Omar Abdullah at the National Conference meeting in Srinagar on Saturday. (PTI)
Srinagar, March 15: In Kashmir, the bitter cold and the piping-hot wazwaan make for a great combo. Not so today.
The ruling National Conference triggered a political storm after it served wazwaan, Kashmir’s famed multi-dish mutton cuisine, to its leaders during a working committee meet that was also addressed by chief minister Omar Abdullah.
The dish was served as the Valley was seething with anger over the killing of a youth in police firing yesterday. Some places were under curfew and a shutdown called by separatists had paralysed life.
That police vehicles were used to ferry the dishes to the venue fanned the flames at a time temperatures have plummetted following unusual but heavy snowfall earlier in the week.
Kashmiri chefs or wazas were caught on camera as they got out of police vehicles around noon, carrying the dishes in their hands. Media persons were barred from entering the hall when the dishes were served.
The ruling party had called the meet to chalk out strategy for the general election. NC sources said some 200 party workers attended the meet.
As news of the feasting spread, rival parties went ballistic. “There was a cold-blooded murder of an innocent youth yesterday and today you had NC leadership enjoying the luxury,” said People’s Democratic Party chief spokesperson Nayeem Akhtar.
The Awami Ittihaad Party (AIP) said the act was highly condemnable. “It shows how insensitive they are. It is very unfortunate. Plus they have also violated model code of conduct.”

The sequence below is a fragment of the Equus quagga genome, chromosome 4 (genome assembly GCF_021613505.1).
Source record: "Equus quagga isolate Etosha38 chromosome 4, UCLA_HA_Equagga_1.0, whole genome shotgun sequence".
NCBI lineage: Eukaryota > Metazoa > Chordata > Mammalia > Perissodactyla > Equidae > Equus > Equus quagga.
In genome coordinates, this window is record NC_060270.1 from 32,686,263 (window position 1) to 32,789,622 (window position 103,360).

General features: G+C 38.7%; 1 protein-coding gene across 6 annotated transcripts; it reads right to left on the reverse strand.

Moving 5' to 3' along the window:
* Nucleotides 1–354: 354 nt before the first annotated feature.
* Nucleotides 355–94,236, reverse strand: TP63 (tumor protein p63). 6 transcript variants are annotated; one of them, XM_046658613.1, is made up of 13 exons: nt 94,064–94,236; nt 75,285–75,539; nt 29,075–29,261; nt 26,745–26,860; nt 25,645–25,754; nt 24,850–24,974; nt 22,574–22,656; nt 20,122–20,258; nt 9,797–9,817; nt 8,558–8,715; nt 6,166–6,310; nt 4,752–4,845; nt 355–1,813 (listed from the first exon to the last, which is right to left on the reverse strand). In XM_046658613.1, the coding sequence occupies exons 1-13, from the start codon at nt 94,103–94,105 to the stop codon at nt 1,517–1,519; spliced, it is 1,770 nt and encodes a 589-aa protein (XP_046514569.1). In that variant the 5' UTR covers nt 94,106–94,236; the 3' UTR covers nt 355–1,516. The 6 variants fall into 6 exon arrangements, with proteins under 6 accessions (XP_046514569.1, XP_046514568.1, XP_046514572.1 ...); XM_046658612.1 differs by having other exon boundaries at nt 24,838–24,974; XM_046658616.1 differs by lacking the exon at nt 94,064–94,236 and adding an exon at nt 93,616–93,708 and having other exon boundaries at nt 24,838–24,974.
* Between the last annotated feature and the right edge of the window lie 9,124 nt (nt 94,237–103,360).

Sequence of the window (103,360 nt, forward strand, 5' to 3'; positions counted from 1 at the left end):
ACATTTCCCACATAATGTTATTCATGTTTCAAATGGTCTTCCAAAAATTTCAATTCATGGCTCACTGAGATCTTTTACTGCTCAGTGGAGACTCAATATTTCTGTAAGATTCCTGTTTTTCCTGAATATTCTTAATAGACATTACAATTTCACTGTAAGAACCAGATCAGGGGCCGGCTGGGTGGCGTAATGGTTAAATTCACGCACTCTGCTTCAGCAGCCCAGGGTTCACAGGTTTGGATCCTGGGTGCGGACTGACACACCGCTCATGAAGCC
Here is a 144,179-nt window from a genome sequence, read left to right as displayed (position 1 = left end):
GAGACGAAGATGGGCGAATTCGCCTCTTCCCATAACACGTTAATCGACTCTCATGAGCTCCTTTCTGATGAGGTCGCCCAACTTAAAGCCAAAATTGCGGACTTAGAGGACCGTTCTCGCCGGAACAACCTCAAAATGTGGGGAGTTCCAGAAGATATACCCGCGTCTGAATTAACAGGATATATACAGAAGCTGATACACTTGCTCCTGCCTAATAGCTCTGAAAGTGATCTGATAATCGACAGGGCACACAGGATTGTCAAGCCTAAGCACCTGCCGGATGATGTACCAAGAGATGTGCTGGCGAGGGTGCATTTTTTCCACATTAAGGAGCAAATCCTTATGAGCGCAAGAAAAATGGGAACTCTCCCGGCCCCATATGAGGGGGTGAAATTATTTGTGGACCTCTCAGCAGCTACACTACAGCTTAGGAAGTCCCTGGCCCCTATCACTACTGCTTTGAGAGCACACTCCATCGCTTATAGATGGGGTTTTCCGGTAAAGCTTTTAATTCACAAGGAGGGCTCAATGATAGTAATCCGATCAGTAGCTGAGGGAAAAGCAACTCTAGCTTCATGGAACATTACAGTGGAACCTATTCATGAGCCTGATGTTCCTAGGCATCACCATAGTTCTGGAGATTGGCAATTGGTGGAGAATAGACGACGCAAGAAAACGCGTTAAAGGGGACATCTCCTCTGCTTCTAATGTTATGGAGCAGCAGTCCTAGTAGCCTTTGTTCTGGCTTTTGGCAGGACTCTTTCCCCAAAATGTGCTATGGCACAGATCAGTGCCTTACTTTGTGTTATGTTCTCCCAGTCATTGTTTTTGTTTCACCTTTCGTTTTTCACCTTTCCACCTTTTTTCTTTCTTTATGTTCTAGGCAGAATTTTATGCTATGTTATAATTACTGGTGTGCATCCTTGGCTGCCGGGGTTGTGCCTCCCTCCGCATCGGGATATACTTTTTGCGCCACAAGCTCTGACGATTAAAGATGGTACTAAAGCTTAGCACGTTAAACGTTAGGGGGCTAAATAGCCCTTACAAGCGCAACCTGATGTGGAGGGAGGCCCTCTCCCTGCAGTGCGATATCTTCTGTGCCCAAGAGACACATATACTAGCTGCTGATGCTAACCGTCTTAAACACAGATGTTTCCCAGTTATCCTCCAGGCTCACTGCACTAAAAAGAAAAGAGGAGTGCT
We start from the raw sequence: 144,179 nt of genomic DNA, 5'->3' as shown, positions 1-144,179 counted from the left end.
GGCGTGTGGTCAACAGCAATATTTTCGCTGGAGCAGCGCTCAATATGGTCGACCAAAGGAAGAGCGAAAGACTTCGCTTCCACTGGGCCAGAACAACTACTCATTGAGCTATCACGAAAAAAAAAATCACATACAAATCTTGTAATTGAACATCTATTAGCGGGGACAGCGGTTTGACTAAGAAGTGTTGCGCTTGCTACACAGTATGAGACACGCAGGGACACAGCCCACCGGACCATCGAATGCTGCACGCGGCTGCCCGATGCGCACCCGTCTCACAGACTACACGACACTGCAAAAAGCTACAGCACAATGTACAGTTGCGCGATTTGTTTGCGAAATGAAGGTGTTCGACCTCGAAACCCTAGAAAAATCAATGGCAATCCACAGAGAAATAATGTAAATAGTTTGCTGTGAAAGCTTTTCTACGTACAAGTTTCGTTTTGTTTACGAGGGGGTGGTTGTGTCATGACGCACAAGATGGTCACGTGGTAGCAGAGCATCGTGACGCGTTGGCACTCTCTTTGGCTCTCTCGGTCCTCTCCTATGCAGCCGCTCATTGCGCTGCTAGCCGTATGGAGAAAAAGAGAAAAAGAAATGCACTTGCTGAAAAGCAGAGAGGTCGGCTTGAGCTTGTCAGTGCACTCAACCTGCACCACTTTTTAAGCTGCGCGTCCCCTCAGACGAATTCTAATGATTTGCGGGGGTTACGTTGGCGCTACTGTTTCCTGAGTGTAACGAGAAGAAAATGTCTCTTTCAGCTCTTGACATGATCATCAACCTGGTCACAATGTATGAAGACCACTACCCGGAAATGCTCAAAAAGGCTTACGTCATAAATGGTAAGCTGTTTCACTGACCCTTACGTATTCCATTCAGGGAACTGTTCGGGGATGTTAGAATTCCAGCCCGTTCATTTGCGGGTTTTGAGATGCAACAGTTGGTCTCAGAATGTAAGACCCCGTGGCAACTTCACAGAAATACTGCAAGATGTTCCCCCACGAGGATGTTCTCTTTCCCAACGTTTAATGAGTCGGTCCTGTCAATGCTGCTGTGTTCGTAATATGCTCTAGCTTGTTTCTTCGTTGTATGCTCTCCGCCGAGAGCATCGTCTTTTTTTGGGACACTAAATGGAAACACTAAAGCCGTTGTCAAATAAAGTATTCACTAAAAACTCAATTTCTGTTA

The ruling party, however, defended the action. “Did we know he would be killed…. We have all sympathies for the family of the person who has died but life has to go on,” NC leader and Omar’s uncle Mustafa Kamal said.
“The party had arranged it (wazwaan). It was not a government wazwaan. It was purely a party event and not a government event…. This is not the first time we are serving wazwaan… it is our culture.”
Kamal said they had not made any requisition for official vehicles to ferry the dishes to the venue. “That is for him (master chef) to answer. If police were present in large numbers at the meeting, it is because the chief minister was there.”
As the political storm raged, protests continued for the second day against the killing of Farhat Ahmad Dar by security forces. Hundreds joined his funeral at Bandipore where pro-freedom slogans were raised.
Officials said a murder case had been registered. A magisterial inquiry has been ordered.